Often, thus, the coefficients in a Position Weigth Matrix are directly computed as log-likelyhood values according with the following transformation log(Mij/pi), where Mij is the probability of nucleotide i at position j in the Matrix M, and pi is the background probability of nucleotide i. The background probability of nucleotide can be assumed to be an "a priory" probability, the frequency of the nucleotide in the whole sequences use to derive the matrix, or the frequency in the aligned region from where the matrix is actually derived. Then, given a sequence of length l above log-likelihood ratio can be computed by summing the coefficients of the log-likelihood matrix corresponding to each nucleotide in each position on the sequence.

Below you can see how the absolute frequencies matrix that you have originally derived is transformed to a relative frequencies matrix, or a log likelihood matrix (assuming all nucleotides equiprobable).

Once a Profile has been derived from a set of functionally related sites, the Profile can be used to scan a query sequence for the presence of potential sites. Usually you run a window the length of the matrix along the sequence, and sum the coefficients from the matrix corresponding to each nucleotide in each position on the window sequence. Formally, the score of a matrix M for a site s of length l (s = s1, ... , sl, and sk being one of {A, C, G, T}) is computed as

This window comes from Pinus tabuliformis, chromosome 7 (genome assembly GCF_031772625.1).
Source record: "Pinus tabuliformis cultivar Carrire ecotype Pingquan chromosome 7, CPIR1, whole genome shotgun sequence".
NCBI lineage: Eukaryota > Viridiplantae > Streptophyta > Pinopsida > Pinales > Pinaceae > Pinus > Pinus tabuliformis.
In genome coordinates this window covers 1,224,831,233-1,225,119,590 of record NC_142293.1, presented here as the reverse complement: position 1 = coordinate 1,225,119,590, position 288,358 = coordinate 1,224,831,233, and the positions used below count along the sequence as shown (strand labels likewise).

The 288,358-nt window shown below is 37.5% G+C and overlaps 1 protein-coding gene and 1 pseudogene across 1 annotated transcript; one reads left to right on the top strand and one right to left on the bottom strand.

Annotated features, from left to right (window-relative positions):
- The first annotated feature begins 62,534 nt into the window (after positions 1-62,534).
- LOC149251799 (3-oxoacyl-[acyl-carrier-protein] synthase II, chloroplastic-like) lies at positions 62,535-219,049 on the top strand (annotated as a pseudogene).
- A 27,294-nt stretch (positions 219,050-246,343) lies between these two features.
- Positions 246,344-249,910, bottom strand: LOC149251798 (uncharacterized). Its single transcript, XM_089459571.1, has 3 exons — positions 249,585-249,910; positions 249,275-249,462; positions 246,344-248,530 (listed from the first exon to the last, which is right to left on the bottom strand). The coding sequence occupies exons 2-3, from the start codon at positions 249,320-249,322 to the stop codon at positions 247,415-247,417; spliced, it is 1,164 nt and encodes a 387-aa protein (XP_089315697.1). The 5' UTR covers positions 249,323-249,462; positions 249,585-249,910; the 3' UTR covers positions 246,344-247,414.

You can use any form of above matrix to search for occurrences of the motif in a given sequence, but if you use the log-likelihood matrix, the scores that you will obtain are log-likelihood ratios. You can use the sequence below or your own sequence, and see how the scores along each position in the sequence are caculated.

use the buttons to scan the Profile along the sequence
 1 2 3 4 5 6 7 8 9 A C G T
 Score

As a result of scaning the sequence with the matrix, you obtain an score at each position. Click on 'ScanSequence' for the whole list of scores along the sequence.

Sometimes you may want to plot the scores graphically

But usually you are only interested in the scores over a given threshold. Often, you set such a threshold at the minimum value scored by the sequences from which the profile has been derived. For instance, the minimum value scored by the original sequences from which above profile has been derived is
Using this threshold, you obtain a reduced list of matches,
and a clearer plot

Of course, you can play with the threshold and increase or decrease the number of potential matches, incresing and decreasing accordingly sensitivity and specificity (Change the value of the threshold and click on "ScanSequence" afterwords.)

Roderic Guigo (i Serra), IMIM and UB. rguigo@indy.imim.es